Turkey continues to loudly protest the Obama Administration’s refusal to immediately and unquestioningly accept their extradition request for exiled cleric Fethullah Gulen, but indications from US officials are that it’s not even a question right now, as the Turkish requests included literally zero evidence.
Despite their demands accusing Gulen pointedly of being behind the failed July coup, Turkey’s extradition request offered no evidence to that effect, and simply centered around allegations of involvement in criminal activities before the coup attempt even happened.
With President Erdogan warning the US has to decide between Gulen and them, the Justice Department has agreed to send its own team to Turkey to conduct its own probe into the allegations and try to find some evidence.
That the US is willing to send its own investigators at all to do Turkey’s job in the extradition request suggests the administration is strongly interested in placating Turkey. That Turkey offered no evidence, however, suggests there may be none to give, and that there is no real evidence to find.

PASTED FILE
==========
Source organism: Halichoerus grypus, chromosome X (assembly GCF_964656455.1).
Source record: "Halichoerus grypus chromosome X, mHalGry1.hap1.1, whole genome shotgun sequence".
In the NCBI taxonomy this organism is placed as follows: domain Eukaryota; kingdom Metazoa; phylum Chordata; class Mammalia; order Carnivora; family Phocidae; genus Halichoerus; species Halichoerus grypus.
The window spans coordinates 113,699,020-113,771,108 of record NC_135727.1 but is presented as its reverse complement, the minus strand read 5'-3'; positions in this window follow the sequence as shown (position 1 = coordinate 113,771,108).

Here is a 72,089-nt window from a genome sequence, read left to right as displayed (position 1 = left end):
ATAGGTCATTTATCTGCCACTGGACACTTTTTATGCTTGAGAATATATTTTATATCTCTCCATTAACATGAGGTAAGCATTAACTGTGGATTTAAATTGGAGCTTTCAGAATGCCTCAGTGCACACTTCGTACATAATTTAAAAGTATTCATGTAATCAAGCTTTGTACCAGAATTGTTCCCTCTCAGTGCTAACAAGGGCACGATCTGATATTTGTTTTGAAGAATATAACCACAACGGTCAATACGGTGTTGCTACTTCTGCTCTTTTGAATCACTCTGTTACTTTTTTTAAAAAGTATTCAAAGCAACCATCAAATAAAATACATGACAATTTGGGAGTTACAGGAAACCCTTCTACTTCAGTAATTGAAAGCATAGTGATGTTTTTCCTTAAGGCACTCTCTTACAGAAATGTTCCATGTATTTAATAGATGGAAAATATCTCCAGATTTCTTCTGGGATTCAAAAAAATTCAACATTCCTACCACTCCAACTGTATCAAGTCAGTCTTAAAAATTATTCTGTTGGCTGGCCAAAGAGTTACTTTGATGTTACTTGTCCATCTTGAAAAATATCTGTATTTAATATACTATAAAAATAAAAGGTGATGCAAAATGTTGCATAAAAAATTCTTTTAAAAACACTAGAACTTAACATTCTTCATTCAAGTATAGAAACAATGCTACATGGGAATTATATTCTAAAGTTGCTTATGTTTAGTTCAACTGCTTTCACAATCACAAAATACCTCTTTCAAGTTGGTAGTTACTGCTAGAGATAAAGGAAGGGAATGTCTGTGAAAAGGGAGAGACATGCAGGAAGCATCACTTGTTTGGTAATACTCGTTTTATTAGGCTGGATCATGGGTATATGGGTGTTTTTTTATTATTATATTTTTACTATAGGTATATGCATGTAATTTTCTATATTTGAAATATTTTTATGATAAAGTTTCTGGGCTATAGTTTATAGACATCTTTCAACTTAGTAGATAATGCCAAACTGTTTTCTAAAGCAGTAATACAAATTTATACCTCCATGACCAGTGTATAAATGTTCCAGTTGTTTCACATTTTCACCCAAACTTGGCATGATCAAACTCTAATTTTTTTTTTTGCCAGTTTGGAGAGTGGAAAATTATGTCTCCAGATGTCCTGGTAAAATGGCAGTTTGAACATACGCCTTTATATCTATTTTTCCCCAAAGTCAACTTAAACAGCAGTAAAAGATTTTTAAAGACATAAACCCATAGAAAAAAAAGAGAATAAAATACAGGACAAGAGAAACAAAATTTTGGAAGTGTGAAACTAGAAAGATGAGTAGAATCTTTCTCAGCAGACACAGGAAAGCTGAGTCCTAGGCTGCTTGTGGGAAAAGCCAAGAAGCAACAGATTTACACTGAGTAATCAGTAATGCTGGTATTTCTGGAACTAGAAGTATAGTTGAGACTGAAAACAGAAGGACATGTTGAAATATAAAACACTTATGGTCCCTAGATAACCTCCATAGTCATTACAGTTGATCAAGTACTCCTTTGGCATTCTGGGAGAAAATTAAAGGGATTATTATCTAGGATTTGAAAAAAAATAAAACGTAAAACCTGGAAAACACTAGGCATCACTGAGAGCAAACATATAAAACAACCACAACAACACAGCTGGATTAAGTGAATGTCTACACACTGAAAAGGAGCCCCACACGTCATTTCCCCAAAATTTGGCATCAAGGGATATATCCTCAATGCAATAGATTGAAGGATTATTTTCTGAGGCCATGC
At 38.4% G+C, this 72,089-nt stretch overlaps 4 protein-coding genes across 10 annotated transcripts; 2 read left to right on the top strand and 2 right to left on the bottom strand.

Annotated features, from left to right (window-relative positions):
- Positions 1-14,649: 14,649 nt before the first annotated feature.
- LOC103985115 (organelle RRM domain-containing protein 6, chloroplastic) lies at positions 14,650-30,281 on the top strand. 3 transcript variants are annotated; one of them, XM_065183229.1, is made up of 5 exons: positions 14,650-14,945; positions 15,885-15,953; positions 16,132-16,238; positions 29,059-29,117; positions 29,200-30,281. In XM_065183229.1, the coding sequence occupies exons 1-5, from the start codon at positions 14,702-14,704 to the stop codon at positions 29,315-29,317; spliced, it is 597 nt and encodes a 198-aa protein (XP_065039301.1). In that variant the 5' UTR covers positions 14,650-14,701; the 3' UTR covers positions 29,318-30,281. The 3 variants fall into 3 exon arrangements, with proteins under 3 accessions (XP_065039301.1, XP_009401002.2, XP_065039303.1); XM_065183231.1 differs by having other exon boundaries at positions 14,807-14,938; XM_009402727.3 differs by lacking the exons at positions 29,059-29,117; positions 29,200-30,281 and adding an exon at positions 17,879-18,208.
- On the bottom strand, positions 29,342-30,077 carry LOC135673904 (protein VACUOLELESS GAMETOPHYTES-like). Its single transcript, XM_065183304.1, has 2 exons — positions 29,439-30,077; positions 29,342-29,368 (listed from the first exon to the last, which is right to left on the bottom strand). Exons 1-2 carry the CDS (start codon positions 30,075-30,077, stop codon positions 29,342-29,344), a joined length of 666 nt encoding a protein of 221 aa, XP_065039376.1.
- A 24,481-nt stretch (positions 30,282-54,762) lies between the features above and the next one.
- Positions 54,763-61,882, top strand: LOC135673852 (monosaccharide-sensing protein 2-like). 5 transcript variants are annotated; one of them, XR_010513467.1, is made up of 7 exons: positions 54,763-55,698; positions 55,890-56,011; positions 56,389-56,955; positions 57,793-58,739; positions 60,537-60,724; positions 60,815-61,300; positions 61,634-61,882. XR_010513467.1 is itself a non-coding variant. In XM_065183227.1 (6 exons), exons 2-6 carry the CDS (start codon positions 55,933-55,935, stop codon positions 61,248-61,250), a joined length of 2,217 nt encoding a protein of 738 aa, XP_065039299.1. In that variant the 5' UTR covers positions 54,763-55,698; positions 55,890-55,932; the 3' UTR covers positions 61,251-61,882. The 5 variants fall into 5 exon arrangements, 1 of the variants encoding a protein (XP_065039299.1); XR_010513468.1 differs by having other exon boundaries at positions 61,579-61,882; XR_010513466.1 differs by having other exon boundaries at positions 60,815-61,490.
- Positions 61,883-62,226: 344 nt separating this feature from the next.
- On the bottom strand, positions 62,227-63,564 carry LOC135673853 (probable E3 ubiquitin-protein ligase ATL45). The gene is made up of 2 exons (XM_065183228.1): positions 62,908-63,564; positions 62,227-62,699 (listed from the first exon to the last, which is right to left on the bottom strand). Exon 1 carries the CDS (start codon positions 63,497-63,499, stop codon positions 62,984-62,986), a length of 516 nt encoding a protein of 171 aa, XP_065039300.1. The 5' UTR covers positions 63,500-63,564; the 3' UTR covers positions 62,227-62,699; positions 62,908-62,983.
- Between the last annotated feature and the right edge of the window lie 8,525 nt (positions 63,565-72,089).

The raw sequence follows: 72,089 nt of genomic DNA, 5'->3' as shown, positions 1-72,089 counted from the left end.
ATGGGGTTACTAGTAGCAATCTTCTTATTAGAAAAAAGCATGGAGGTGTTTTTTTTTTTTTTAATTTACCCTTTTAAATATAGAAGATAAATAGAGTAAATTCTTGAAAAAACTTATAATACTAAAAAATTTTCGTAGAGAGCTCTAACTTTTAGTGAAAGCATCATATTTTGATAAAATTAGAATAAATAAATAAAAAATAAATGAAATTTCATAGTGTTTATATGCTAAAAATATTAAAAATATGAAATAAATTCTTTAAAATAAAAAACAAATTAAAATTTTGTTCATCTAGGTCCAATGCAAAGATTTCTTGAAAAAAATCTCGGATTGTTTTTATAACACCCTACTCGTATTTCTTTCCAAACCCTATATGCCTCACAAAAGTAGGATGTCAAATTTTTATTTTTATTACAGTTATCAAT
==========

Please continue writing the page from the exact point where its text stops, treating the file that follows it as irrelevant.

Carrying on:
Gulen denied any involvement in the coup from the start, and Turkish officials have just insisted it was “obvious” that it was him because the Erdogan government has viewed him as an enemy for years. The US may quickly find itself in an awkward position if their investigation can’t undercover at least some pretext to back the Turkish allegations.